Body Language
The way you move speaks volumes, where even keeping one's intonation in-check is crucial. How you gesticulate is scrutinized by those who are listening to you speak; don't use overly animated gestures while speaking. How you pace back and forth, maintain eye contact, smile, hold your posture, or control your facial movements, is an orchestrated art that speakers must know of, and practice. The best way to do this is to have someone watch your every move and examine you critically as a listener, preferably someone who has done a speech before. Look at yourself in the mirror as you speak and learn how to carry yourself with poise.
Commemorative Speech Topics
Here are some themes that you can concentrate on, based on what you are going to speak about. Depending on the sort of speech you're giving, use the following expressions to bring out the best in what you have to convey.

◆ Service, Loyalty, Humor, Dedication, Resolve, Honor, Freedom, Kindness, Compassion, Originality, Faith, Honesty

◆ Openness, Hard work, Teamwork, Humility, Patriotism, Charity, Peace, Hospitality, Compromise, Bravery, Respect, Dreams
Commemorative speeches may include an account of past events or a tribute to a person/people. The occasions on which these speeches are given, range from birthdays and weddings to opening ceremonies and farewells. If the speech is about a person, it includes incidents that describe the kind of person he is/was and his accomplishments. If the speech is about an institution, it includes the history of its establishment and its achievements. You could give the commemorative speech a funny take, if the occasion is a happy one. For example, when talking about a friend on his birthday, you could use humor and narrate funny incidents in his/her life. However, this will not apply to serious topics such as recounting the incidents of a war.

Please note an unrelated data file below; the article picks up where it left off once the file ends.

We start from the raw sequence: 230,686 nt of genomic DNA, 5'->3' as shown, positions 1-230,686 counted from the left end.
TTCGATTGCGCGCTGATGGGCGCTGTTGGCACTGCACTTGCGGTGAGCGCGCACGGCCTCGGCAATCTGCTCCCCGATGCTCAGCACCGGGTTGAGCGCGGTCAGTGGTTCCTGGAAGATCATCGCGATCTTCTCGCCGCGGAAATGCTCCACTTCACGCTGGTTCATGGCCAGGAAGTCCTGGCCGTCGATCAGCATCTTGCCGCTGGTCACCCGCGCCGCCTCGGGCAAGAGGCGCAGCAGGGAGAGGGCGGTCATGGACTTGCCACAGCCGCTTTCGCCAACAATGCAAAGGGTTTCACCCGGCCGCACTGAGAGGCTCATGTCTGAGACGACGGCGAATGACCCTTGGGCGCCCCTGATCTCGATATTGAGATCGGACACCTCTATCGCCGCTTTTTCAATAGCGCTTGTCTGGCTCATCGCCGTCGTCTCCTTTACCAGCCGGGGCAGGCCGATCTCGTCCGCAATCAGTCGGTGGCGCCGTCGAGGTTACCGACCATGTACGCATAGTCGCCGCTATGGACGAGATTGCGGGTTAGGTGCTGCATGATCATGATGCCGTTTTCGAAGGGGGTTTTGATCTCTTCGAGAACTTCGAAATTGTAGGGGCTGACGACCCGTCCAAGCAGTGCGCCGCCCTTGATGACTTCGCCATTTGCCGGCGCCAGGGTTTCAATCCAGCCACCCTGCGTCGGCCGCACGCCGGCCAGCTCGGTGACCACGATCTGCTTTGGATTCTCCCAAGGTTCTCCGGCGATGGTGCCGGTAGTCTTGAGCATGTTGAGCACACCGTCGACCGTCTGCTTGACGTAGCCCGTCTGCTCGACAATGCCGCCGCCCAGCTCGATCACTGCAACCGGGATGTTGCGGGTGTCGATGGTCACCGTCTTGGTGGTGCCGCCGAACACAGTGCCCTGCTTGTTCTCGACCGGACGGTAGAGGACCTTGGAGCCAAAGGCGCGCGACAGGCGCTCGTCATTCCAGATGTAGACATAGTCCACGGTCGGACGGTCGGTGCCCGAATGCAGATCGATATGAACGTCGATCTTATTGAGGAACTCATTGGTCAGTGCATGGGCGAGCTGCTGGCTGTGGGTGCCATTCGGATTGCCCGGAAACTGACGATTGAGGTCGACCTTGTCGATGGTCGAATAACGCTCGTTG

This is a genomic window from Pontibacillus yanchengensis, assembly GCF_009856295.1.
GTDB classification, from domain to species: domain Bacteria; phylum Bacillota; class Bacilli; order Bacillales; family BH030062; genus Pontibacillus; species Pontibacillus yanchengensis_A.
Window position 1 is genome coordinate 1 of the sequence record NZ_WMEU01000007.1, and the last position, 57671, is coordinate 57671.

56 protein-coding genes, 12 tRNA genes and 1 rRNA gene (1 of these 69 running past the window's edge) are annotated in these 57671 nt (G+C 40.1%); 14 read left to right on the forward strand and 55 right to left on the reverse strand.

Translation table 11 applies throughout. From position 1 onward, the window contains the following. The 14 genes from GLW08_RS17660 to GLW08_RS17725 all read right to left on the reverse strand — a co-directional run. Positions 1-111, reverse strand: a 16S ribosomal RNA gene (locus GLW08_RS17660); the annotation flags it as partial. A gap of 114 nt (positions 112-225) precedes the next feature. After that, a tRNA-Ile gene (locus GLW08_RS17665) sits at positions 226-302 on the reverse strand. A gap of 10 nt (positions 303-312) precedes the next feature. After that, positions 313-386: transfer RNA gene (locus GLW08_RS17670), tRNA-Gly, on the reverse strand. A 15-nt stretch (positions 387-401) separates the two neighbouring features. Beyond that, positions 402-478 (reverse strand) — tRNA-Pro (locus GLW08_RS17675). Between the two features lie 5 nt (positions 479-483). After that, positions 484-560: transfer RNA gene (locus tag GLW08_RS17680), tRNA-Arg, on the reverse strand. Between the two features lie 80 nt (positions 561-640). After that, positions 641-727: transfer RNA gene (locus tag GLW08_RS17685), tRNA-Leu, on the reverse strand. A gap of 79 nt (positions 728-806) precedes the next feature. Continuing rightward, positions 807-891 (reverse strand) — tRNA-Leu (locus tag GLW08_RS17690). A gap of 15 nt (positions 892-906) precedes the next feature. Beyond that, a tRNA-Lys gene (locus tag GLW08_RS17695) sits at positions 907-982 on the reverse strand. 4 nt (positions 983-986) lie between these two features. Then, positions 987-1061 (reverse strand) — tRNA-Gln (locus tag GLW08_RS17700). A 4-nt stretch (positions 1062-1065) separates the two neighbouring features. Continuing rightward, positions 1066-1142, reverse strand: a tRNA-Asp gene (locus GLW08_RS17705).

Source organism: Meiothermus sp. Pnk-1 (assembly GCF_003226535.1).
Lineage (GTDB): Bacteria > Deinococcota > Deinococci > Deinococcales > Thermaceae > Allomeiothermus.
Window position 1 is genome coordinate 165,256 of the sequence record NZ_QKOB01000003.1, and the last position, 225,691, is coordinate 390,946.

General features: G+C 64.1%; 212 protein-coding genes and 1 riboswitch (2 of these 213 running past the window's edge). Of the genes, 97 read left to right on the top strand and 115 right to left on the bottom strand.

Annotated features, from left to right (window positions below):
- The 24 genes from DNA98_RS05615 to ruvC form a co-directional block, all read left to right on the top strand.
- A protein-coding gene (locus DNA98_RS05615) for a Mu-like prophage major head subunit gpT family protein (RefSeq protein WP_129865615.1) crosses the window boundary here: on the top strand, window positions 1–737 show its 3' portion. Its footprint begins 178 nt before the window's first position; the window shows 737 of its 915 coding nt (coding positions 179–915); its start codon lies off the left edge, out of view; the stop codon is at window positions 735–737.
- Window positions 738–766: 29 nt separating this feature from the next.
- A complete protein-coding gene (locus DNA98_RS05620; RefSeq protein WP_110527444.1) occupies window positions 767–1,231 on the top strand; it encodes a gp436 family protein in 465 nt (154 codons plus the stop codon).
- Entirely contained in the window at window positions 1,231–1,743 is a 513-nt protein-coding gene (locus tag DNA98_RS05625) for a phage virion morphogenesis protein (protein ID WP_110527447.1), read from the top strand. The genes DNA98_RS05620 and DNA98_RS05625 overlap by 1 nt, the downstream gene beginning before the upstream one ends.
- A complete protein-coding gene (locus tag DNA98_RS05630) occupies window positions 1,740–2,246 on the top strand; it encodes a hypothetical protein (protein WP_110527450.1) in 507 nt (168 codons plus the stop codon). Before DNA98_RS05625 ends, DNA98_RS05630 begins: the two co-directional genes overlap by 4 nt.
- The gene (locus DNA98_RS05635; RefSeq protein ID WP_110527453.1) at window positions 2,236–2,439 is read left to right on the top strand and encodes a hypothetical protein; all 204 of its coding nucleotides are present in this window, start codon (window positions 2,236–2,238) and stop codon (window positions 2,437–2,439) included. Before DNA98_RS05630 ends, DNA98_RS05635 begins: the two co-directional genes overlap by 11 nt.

Commemorative Speech Topic Ideas
◆ A Tribute to World War II Soldiers
◆ Heroes of World War I
◆ People in the American Revolution
◆ The 2010 Haiti Earthquake
◆ The Fall of the Berlin Wall
◆ Stock Market Crash of 1929
◆ The Moon Landing
◆ First Expedition to Mt. Everest
◆ The Establishment of ...
◆ A Tribute to (eminent personality)
◆ Women who Changed the World
◆ Remembering Grandma/Grandpa
◆ A Tribute to Mother/Father
◆ Remembering My Pet Dog
◆ My First Trip Abroad
◆ Buying My First House
◆ My Best Friend ...
Commemorative speeches or any other speech for that matter, must be presented in a manner that keeps an audience spellbound from start to finish. Do a little research before giving your speech, drawing inspiration from renowned speakers and even polishing your speaking skills. Using these tips and tricks, you'll be well-prepared to give an exceptional speech.